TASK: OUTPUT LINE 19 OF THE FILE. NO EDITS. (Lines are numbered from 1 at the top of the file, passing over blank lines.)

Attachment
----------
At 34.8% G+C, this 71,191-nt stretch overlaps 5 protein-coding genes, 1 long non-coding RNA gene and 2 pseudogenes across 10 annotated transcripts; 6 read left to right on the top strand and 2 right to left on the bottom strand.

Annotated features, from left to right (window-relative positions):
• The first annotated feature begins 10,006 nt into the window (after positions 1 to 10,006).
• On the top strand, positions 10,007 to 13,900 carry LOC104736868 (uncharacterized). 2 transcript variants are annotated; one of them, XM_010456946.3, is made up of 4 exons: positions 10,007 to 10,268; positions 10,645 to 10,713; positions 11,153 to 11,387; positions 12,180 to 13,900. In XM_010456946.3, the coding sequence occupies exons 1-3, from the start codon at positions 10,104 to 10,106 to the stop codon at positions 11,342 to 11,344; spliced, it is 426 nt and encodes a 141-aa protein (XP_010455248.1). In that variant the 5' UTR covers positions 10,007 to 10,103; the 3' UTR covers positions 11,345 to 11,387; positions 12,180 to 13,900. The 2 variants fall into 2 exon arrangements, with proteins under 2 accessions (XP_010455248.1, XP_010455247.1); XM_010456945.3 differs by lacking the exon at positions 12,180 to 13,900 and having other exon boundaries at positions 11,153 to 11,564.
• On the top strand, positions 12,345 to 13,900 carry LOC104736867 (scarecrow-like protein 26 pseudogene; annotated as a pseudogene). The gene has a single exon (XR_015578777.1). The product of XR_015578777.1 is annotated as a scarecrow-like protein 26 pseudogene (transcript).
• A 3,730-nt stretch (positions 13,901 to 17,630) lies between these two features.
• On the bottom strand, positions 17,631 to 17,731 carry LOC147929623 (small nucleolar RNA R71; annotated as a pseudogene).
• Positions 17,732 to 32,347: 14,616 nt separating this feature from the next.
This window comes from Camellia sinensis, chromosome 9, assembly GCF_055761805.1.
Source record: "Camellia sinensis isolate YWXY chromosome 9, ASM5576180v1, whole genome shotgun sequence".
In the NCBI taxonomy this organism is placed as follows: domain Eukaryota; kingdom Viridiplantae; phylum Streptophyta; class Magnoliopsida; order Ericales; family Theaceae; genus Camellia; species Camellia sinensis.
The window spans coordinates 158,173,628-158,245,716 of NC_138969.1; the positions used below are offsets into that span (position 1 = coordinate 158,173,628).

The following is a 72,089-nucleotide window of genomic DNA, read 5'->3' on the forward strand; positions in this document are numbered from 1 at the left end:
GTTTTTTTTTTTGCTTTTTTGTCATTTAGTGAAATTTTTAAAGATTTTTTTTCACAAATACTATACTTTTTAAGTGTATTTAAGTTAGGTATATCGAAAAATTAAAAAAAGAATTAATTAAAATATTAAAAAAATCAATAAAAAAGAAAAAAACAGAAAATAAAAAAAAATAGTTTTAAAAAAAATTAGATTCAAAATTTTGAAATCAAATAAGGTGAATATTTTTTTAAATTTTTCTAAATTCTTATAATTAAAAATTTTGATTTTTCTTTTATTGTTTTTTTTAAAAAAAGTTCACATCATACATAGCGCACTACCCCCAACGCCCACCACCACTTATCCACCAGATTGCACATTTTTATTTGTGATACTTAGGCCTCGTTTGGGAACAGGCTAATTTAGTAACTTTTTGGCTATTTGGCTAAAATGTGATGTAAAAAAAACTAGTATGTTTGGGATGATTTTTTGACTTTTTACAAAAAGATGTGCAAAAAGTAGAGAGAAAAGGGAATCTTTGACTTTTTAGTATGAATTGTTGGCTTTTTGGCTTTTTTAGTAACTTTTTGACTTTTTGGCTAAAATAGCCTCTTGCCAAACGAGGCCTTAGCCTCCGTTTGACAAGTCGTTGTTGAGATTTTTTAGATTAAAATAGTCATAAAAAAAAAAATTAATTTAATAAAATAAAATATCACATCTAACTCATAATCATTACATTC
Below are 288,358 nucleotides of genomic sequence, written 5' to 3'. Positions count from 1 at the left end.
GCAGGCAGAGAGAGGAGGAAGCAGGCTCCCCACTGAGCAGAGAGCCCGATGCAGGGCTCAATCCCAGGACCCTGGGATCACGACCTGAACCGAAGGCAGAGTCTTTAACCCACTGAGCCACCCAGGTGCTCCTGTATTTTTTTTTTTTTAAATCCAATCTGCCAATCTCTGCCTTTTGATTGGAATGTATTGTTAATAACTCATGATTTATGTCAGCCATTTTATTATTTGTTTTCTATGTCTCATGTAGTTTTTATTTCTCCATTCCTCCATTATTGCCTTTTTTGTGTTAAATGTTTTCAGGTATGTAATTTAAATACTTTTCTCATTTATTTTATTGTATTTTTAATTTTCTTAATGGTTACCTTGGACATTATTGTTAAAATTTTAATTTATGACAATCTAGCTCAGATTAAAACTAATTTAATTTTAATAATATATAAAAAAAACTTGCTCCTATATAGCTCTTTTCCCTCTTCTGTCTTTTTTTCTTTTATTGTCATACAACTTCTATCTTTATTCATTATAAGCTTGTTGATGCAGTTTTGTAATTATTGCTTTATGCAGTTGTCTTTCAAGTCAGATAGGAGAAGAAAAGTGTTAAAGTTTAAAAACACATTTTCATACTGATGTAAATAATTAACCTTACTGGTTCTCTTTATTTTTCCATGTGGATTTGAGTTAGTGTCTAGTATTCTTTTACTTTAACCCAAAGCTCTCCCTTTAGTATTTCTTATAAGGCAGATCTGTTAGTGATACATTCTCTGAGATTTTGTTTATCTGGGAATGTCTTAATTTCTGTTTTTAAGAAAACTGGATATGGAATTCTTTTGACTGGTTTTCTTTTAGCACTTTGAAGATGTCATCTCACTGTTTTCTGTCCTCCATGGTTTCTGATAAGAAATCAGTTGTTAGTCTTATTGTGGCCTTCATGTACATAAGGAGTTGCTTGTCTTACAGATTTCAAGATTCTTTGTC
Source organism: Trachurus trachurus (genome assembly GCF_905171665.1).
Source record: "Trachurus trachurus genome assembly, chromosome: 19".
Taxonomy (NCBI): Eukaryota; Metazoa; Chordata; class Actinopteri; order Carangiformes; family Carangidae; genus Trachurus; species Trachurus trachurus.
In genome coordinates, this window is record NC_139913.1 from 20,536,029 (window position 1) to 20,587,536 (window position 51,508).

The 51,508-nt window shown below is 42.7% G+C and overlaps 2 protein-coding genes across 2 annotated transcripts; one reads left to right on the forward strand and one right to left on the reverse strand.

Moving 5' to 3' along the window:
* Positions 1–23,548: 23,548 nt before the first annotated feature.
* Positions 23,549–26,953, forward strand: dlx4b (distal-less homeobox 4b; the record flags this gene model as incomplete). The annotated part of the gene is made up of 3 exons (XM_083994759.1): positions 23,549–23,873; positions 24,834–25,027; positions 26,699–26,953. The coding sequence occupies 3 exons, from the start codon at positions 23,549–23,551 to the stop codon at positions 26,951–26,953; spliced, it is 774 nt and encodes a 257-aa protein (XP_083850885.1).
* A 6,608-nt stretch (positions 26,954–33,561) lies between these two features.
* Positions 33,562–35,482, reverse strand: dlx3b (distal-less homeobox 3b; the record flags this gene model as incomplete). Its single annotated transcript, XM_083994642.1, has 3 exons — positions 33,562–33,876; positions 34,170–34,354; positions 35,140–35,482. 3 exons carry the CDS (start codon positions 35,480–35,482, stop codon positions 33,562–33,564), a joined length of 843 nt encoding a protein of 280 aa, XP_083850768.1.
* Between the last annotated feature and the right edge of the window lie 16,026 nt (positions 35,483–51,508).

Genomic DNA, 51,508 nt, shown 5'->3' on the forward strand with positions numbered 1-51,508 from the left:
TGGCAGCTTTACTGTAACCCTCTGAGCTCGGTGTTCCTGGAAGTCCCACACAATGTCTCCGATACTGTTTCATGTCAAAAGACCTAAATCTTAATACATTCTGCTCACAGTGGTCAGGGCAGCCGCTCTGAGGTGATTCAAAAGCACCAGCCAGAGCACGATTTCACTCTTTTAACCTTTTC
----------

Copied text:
Taxonomy (NCBI): Eukaryota; Metazoa; Chordata; class Actinopteri; order Carangiformes; family Carangidae; genus Trachurus; species Trachurus trachurus.